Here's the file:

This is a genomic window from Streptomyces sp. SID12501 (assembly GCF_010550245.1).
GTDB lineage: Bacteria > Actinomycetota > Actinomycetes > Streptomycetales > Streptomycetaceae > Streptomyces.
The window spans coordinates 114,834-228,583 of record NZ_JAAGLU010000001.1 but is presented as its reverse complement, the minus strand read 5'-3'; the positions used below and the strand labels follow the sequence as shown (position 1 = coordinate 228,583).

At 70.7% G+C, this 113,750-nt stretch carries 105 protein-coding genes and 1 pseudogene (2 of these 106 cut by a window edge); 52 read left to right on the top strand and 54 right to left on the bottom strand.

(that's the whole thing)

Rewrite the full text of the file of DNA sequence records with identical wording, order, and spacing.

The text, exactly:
This is a genomic window from Streptomyces sp. SID12501 (assembly GCF_010550245.1).
GTDB lineage: Bacteria > Actinomycetota > Actinomycetes > Streptomycetales > Streptomycetaceae > Streptomyces.
The window spans coordinates 114,834-228,583 of record NZ_JAAGLU010000001.1 but is presented as its reverse complement, the minus strand read 5'-3'; the positions used below and the strand labels follow the sequence as shown (position 1 = coordinate 228,583).

At 70.7% G+C, this 113,750-nt stretch carries 105 protein-coding genes and 1 pseudogene (2 of these 106 cut by a window edge); 52 read left to right on the top strand and 54 right to left on the bottom strand.